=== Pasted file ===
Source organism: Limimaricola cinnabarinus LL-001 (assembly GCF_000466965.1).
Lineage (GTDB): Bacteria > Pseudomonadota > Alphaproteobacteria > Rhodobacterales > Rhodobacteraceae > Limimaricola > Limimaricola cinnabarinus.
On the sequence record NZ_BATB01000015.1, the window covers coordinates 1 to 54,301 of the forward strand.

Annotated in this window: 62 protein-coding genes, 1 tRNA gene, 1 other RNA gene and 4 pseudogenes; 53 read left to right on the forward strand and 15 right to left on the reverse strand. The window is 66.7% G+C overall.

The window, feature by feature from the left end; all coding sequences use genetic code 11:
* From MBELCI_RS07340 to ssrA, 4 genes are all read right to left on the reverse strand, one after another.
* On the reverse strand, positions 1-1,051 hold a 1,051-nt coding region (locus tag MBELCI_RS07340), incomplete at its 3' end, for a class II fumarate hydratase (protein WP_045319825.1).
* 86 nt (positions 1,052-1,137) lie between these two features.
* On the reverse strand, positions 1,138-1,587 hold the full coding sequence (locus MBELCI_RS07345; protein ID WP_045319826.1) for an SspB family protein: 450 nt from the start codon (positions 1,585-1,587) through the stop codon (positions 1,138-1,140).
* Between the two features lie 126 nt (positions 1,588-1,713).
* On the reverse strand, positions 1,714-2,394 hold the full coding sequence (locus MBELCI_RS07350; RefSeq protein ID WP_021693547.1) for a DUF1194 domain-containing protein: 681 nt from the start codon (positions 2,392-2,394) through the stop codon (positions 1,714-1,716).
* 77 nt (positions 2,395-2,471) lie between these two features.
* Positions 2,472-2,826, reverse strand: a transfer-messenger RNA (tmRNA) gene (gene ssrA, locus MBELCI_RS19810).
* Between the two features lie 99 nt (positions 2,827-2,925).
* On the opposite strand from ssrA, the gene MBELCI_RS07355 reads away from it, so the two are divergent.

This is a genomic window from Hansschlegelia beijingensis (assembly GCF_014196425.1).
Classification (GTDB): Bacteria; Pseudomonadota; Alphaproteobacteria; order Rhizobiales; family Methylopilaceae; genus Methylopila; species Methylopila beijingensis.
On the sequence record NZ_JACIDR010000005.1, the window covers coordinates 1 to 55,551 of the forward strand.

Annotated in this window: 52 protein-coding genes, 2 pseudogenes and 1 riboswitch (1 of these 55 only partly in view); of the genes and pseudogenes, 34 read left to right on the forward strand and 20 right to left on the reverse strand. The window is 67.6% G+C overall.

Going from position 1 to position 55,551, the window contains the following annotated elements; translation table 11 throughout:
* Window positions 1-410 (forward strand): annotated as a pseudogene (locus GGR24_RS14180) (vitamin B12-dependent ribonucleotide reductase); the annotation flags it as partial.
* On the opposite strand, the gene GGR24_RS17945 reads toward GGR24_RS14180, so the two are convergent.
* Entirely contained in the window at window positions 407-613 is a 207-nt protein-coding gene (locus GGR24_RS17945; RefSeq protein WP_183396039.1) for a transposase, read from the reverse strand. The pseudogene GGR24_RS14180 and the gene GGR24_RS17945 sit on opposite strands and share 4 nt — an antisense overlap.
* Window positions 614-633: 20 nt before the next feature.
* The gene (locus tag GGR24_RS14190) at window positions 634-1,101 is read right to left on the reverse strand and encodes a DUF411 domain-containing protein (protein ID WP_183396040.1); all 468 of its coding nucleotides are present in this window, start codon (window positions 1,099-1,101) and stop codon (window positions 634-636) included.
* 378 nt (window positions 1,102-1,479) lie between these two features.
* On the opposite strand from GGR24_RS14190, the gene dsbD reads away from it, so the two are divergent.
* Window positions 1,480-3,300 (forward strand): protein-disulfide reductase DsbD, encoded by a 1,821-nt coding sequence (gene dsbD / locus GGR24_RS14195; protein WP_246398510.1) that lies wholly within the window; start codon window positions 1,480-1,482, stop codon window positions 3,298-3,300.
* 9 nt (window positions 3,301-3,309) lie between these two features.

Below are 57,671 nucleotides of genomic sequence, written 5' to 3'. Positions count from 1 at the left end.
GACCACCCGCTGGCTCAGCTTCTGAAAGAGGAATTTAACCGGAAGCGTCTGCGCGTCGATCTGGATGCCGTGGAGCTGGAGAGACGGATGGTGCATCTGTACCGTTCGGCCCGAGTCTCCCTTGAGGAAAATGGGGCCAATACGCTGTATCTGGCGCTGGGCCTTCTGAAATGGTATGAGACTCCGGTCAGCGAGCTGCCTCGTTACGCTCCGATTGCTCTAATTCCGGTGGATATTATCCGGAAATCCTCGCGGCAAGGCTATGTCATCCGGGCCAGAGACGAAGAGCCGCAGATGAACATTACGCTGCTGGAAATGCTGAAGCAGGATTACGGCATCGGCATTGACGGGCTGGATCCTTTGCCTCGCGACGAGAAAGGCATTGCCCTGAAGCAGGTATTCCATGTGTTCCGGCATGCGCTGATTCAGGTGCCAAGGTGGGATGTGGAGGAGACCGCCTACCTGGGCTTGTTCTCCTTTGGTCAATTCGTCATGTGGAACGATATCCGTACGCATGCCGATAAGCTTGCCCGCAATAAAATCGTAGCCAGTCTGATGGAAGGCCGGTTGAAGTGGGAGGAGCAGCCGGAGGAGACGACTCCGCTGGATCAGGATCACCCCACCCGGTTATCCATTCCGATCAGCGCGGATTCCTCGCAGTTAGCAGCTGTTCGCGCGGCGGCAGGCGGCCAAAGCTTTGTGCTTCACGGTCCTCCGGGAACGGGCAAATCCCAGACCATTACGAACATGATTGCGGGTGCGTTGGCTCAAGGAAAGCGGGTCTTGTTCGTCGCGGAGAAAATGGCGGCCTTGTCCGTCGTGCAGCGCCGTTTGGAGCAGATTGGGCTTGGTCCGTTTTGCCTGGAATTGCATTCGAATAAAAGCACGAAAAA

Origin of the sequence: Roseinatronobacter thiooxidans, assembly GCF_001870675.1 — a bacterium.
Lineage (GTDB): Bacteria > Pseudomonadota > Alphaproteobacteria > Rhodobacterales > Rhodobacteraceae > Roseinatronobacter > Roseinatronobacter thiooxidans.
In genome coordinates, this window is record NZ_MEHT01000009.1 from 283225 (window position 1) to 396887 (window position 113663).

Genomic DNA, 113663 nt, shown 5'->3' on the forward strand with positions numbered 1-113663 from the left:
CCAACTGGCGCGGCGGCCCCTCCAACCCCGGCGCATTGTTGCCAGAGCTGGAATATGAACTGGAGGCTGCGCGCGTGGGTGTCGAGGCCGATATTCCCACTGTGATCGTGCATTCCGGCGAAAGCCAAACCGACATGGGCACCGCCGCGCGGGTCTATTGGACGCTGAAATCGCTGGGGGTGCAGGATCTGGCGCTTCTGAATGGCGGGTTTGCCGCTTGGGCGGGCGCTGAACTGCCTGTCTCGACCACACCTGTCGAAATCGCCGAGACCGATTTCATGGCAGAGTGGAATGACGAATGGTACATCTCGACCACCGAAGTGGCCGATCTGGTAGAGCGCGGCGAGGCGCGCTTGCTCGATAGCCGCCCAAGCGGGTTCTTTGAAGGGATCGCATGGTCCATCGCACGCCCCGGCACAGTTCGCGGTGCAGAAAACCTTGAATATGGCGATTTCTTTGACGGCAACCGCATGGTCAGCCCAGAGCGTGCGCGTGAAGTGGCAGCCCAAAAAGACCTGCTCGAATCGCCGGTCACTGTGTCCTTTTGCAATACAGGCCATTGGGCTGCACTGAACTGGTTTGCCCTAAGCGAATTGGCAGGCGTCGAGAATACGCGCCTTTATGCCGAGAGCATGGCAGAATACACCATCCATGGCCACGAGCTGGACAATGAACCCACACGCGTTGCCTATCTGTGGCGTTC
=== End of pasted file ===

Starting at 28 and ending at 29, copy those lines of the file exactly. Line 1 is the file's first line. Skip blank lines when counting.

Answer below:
* Window positions 1,480-3,300 (forward strand): protein-disulfide reductase DsbD, encoded by a 1,821-nt coding sequence (gene dsbD / locus GGR24_RS14195; protein WP_246398510.1) that lies wholly within the window; start codon window positions 1,480-1,482, stop codon window positions 3,298-3,300.
* 9 nt (window positions 3,301-3,309) lie between these two features.